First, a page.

Shampoo & Conditioner

In order of easiness: Recycle; Make your own; Reuse your container. 

How to recycle

Easiest tip first, buy products that come in recyclable containers. Mostly that means hard plastic not the soft tube 'squeezy' kind. (Check with your council).  But don’t stop here, this is one of our best posts, read on to discover the magic.

How to use baking soda as shampoo  

If you need some convincing to give it a go read our blog first, I was pretty amped when I first discovered this. 

Buy baking soda in bulk from a bulk food store like Bin Inn. Mix a tablespoon (for starters) of baking soda into a paste with some water. Wet your hair. Massage in like mousse.  There are so many different “recipes” online, but really it doesn’t matter. Just get the baking soda somehow on to your hair.  Its not really very soluble so if you try and douse yourself with a watery liquid rather than a paste just make sure you give the mix a good swirl beforehand – and good luck keeping it from out of your ears. It wont sud up (which is a good thing). Thoroughly rinse out - you just put little granules of baking soda all through your hair. Be prepared for an actual squeaky-clean feel.

After years of using, here’s what I can now add:

What I tend to do now is use baking soda along with my refillable eco store shampoo (see below).  When I use I usually notice a warm ‘healing’ sensation on my scalp. It makes my hair particularly silky soft and is a 100% effective dandruff treatment (for me). However, when it was all I used I think it also ended up causing dandruff and eventually (after three months or so) started making my long hair dryer on the ends. I know people with shorter hair that seem to perpetually experience that silky soft result, so try it out for yourself. For me using it from time to time brings out the silky softness.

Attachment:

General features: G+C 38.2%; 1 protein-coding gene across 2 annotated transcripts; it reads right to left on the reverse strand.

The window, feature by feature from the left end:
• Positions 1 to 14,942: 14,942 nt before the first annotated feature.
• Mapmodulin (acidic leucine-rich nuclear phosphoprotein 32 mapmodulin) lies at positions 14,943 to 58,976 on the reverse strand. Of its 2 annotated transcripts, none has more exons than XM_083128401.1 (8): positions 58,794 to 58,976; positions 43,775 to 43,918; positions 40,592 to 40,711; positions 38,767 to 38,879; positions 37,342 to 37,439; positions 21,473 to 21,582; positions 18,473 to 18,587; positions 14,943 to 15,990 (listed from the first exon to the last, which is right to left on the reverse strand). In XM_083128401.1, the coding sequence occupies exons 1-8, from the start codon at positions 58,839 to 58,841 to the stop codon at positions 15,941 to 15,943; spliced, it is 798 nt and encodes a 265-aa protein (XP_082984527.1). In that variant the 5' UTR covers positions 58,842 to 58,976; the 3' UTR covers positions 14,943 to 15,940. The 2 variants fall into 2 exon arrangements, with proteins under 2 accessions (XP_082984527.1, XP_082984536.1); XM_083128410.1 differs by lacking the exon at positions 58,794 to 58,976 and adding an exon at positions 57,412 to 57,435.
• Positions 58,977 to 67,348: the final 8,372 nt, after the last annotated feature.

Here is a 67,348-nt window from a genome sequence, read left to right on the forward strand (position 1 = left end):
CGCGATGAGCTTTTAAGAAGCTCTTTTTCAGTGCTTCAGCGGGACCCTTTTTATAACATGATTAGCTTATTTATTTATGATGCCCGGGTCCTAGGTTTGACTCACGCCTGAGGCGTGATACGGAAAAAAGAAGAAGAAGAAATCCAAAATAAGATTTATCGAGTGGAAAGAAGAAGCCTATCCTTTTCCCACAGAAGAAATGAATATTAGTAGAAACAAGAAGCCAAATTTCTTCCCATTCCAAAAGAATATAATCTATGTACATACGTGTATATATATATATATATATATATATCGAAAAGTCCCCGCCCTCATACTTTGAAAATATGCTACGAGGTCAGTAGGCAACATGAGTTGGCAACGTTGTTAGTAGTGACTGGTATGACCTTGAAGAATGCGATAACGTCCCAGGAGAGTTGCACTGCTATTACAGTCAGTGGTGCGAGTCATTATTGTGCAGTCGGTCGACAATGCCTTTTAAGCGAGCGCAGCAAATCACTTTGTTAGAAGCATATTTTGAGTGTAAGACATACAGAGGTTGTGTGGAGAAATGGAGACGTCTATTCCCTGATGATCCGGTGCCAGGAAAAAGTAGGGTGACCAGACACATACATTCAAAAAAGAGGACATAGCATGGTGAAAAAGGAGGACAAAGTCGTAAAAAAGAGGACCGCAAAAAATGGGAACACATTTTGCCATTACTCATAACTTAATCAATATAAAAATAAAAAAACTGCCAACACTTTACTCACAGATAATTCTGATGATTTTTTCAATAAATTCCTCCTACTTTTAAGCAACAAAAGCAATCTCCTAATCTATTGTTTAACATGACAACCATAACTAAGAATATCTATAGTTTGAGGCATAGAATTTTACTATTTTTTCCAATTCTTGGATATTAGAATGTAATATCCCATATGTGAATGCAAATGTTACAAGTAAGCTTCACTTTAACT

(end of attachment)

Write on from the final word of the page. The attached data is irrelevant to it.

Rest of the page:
How to use cider vinegar as conditioner  

Douse your hair with a mixture of mostly water with a bit of cider vinegar added (less milk than you’d put in tea).  Like the baking soda, it works, no matter how you do it. You don’t need to rinse out, but you can and its fine. The result is silky, shiny hair, better than any conditioner I’ve ever tried. If you have thick long hair or low water pressure you’ll notice that this is significantly faster than the regular conditioning routine.  30 seconds max.

Basin method

Fill a basin with water (any temperature OK) and add a slosh of vinegar before dunking head in. This works great but is inconvenient to do in the middle of a shower. 

 Conditioner bottle method

Use an empty conditioner bottle with a screw top lid (can be any type of bottle of course but I like the ‘conditioner’ label). Before your shower put about a capful of vinegar into the bottle and fill with water.  I like to wait until I’m in the shower and fill up with water from the shower head because its always a good temperature. Squeeze the contents over hair while still in the shower.  I thought long hair would need to be dunked but it doesn’t at all. 

After years of using here’s what I can now add:

It is still amazing. The condition of my hair is getting better and better, I’ve never come across a commercial product that conditions so well.  I’ve met another blogger using white vinegar just as effectively. https://realingi.wordpress.com/2014/09/14/real-cleaning/  (she sums it up well: “amazing results - where have you been all my life!”)

When I was using regular conditioner a grey furry gunk slowly built up in my hair brush and comb, with cider vinegar my brush and comb stay squeaky clean all the time. 

 

If hair is damp there will be a slight vinegar smell, especially in a confined space…To avoid candid children saying “Something smells like salt and vinegar chips!”  Either:  make sure your hair is properly dry before venturing out; Or: Rinse out thoroughly after conditioning; Or infuse your vinegar with rosemary or lavender or something similar.  Infusing doesn’t mask the smell, it actually changes it and makes it smell awesome.  I love the rosemary, (but don’t usually bother).  Infusing involves stuffing lots of the item, e.g. rosemary fronds, into a bottle, pouring in cider vinegar to the top, putting a lid on, turning occasionally, and leaving for at least a couple of weeks. 

 

How to reuse bottles

By a shampoo brand that has a screw cap lid so it’s easy to refill. Once its empty save it for reuse. Find bulk shampoo and conditioner at your local bulk food store. We refill shampoo at the Ecostore shop in Freeman’s Bay. I’ve had my Ecostore shampoo and conditioner bottles since 2013 and they still look brand new.

Refilling is less hassle than you might expect. I keep three shampoo bottles and refill two at a time. Because Ecostore’s shampoo is concentrate (even though I have thick long hair) I only need to refill once or twice a year. (I have also perfected the art of not using too much which helps to achieve this). 

  

Tags: bathroom body conditioner hair shampoo